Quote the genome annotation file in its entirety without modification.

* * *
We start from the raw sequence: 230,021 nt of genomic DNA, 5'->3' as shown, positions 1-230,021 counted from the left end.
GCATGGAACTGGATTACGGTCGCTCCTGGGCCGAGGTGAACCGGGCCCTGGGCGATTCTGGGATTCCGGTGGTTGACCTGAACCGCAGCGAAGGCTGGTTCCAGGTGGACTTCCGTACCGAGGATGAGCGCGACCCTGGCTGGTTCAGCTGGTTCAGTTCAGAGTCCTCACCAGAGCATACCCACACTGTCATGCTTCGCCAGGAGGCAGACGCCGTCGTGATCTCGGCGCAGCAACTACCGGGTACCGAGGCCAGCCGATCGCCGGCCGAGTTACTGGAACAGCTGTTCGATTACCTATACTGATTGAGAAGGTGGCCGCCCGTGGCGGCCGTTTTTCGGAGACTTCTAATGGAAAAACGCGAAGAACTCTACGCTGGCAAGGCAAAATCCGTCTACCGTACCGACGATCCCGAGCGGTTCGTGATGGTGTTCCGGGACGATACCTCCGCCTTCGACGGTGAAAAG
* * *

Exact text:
We start from the raw sequence: 230,021 nt of genomic DNA, 5'->3' as shown, positions 1-230,021 counted from the left end.
GCATGGAACTGGATTACGGTCGCTCCTGGGCCGAGGTGAACCGGGCCCTGGGCGATTCTGGGATTCCGGTGGTTGACCTGAACCGCAGCGAAGGCTGGTTCCAGGTGGACTTCCGTACCGAGGATGAGCGCGACCCTGGCTGGTTCAGCTGGTTCAGTTCAGAGTCCTCACCAGAGCATACCCACACTGTCATGCTTCGCCAGGAGGCAGACGCCGTCGTGATCTCGGCGCAGCAACTACCGGGTACCGAGGCCAGCCGATCGCCGGCCGAGTTACTGGAACAGCTGTTCGATTACCTATACTGATTGAGAAGGTGGCCGCCCGTGGCGGCCGTTTTTCGGAGACTTCTAATGGAAAAACGCGAAGAACTCTACGCTGGCAAGGCAAAATCCGTCTACCGTACCGACGATCCCGAGCGGTTCGTGATGGTGTTCCGGGACGATACCTCCGCCTTCGACGGTGAAAAG